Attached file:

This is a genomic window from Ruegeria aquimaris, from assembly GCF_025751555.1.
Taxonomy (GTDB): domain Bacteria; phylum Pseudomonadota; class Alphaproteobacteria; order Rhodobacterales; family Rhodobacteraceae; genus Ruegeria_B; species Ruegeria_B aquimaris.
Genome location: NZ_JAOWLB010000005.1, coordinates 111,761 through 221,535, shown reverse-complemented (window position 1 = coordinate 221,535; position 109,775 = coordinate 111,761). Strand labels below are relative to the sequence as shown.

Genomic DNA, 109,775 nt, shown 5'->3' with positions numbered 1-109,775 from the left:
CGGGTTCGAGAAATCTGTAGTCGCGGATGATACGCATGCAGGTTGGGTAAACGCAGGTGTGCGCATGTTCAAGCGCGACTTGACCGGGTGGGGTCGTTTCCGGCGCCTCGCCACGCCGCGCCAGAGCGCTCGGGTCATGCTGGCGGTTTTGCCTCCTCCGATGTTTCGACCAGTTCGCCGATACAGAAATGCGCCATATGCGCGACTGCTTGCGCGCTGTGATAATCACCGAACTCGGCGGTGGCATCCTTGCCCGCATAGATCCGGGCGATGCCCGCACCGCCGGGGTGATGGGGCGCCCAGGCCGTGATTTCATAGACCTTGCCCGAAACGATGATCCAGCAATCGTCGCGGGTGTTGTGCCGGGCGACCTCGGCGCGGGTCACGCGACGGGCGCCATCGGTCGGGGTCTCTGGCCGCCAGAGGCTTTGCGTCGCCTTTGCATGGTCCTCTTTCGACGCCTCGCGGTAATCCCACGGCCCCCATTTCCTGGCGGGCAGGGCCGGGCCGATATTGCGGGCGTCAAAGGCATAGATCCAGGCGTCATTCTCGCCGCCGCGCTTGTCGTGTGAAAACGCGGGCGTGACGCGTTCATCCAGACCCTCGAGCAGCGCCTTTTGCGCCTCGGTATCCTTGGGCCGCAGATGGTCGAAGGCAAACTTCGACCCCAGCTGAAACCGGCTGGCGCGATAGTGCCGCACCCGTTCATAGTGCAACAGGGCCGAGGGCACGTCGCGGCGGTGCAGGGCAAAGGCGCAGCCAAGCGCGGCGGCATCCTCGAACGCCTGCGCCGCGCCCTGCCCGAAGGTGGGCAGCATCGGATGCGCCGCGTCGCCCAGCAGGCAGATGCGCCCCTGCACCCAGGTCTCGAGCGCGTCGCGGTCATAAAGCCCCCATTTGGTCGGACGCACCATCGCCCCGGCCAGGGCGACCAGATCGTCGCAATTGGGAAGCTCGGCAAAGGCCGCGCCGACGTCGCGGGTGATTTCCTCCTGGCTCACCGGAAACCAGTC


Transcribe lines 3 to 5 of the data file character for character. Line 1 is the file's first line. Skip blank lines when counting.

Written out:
Genome location: NZ_JAOWLB010000005.1, coordinates 111,761 through 221,535, shown reverse-complemented (window position 1 = coordinate 221,535; position 109,775 = coordinate 111,761). Strand labels below are relative to the sequence as shown.

Genomic DNA, 109,775 nt, shown 5'->3' with positions numbered 1-109,775 from the left:
CGGGTTCGAGAAATCTGTAGTCGCGGATGATACGCATGCAGGTTGGGTAAACGCAGGTGTGCGCATGTTCAAGCGCGACTTGACCGGGTGGGGTCGTTTCCGGCGCCTCGCCACGCCGCGCCAGAGCGCTCGGGTCATGCTGGCGGTTTTGCCTCCTCCGATGTTTCGACCAGTTCGCCGATACAGAAATGCGCCATATGCGCGACTGCTTGCGCGCTGTGATAATCACCGAACTCGGCGGTGGCATCCTTGCCCGCATAGATCCGGGCGATGCCCGCACCGCCGGGGTGATGGGGCGCCCAGGCCGTGATTTCATAGACCTTGCCCGAAACGATGATCCAGCAATCGTCGCGGGTGTTGTGCCGGGCGACCTCGGCGCGGGTCACGCGACGGGCGCCATCGGTCGGGGTCTCTGGCCGCCAGAGGCTTTGCGTCGCCTTTGCATGGTCCTCTTTCGACGCCTCGCGGTAATCCCACGGCCCCCATTTCCTGGCGGGCAGGGCCGGGCCGATATTGCGGGCGTCAAAGGCATAGATCCAGGCGTCATTCTCGCCGCCGCGCTTGTCGTGTGAAAACGCGGGCGTGACGCGTTCATCCAGACCCTCGAGCAGCGCCTTTTGCGCCTCGGTATCCTTGGGCCGCAGATGGTCGAAGGCAAACTTCGACCCCAGCTGAAACCGGCTGGCGCGATAGTGCCGCACCCGTTCATAGTGCAACAGGGCCGAGGGCACGTCGCGGCGGTGCAGGGCAAAGGCGCAGCCAAGCGCGGCGGCATCCTCGAACGCCTGCGCCGCGCCCTGCCCGAAGGTGGGCAGCATCGGATGCGCCGCGTCGCCCAGCAGGCAGATGCGCCCCTGCACCCAGGTCTCGAGCGCGTCGCGGTCATAAAGCCCCCATTTGGTCGGACGCACCATCGCCCCGGCCAGGGCGACCAGATCGTCGCAATTGGGAAGCTCGGCAAAGGCCGCGCCGACGTCGCGGGTGATTTCCTCCTGGCTCACCGGAAACCAGTC